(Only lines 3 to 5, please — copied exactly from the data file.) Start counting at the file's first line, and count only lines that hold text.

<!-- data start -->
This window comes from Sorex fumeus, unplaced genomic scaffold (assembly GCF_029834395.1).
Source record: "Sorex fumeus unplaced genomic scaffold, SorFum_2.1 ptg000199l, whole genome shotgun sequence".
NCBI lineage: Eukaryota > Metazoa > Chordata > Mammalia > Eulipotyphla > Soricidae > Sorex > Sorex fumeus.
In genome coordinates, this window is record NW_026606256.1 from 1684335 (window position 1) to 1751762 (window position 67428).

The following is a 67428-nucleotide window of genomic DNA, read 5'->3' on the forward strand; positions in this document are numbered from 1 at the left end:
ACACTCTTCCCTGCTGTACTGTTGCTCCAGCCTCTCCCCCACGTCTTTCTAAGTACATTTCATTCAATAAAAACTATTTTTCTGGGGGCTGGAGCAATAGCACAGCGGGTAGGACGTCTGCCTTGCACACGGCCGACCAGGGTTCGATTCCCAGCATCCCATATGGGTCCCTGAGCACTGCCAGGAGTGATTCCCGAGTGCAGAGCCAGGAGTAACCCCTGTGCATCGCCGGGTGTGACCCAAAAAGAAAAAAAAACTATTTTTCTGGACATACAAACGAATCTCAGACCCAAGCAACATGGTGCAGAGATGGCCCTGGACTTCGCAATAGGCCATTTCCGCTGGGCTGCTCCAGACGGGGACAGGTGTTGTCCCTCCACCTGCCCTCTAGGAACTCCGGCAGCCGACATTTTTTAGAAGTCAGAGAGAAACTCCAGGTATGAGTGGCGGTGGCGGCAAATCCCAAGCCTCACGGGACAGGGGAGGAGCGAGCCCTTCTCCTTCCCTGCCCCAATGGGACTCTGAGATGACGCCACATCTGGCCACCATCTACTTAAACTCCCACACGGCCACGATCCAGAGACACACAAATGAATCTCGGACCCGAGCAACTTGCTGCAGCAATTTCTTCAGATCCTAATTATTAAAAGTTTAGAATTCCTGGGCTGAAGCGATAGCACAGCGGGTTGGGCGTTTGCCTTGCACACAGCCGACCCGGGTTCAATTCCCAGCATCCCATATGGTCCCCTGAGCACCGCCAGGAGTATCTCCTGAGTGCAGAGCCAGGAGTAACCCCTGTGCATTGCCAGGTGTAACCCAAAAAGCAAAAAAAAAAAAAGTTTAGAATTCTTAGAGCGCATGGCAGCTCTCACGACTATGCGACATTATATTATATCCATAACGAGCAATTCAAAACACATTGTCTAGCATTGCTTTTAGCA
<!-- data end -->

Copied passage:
NCBI lineage: Eukaryota > Metazoa > Chordata > Mammalia > Eulipotyphla > Soricidae > Sorex > Sorex fumeus.
In genome coordinates, this window is record NW_026606256.1 from 1684335 (window position 1) to 1751762 (window position 67428).

The following is a 67428-nucleotide window of genomic DNA, read 5'->3' on the forward strand; positions in this document are numbered from 1 at the left end: